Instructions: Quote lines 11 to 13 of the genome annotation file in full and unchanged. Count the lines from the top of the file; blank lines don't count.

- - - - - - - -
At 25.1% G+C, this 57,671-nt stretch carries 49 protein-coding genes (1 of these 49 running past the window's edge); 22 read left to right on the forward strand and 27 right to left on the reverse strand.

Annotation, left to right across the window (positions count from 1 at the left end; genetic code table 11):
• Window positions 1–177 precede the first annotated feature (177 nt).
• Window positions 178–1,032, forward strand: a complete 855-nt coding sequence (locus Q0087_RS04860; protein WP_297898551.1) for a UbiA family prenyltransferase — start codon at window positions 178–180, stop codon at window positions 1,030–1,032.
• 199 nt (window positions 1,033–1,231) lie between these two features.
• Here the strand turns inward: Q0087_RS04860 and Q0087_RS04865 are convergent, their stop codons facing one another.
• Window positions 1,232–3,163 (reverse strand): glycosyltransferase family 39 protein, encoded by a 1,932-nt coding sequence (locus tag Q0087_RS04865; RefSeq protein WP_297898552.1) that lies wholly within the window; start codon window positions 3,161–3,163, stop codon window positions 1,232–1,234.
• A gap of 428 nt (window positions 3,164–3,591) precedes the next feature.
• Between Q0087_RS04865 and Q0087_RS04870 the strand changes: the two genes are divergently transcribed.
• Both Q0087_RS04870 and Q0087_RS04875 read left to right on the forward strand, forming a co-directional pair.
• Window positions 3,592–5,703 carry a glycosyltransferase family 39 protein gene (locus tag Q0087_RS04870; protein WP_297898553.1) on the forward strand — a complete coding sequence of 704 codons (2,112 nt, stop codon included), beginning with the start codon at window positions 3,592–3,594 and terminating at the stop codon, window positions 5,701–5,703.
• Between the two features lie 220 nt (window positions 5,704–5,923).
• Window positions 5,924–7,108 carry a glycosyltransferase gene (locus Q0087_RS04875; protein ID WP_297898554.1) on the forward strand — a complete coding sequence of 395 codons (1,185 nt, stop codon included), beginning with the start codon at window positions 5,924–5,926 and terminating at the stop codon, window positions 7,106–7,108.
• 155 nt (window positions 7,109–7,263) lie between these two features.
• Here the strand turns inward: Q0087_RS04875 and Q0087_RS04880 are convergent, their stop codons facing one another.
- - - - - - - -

• Window positions 3,592–5,703 carry a glycosyltransferase family 39 protein gene (locus tag Q0087_RS04870; protein WP_297898553.1) on the forward strand — a complete coding sequence of 704 codons (2,112 nt, stop codon included), beginning with the start codon at window positions 3,592–3,594 and terminating at the stop codon, window positions 5,701–5,703.
• Between the two features lie 220 nt (window positions 5,704–5,923).
• Window positions 5,924–7,108 carry a glycosyltransferase gene (locus Q0087_RS04875; protein ID WP_297898554.1) on the forward strand — a complete coding sequence of 395 codons (1,185 nt, stop codon included), beginning with the start codon at window positions 5,924–5,926 and terminating at the stop codon, window positions 7,106–7,108.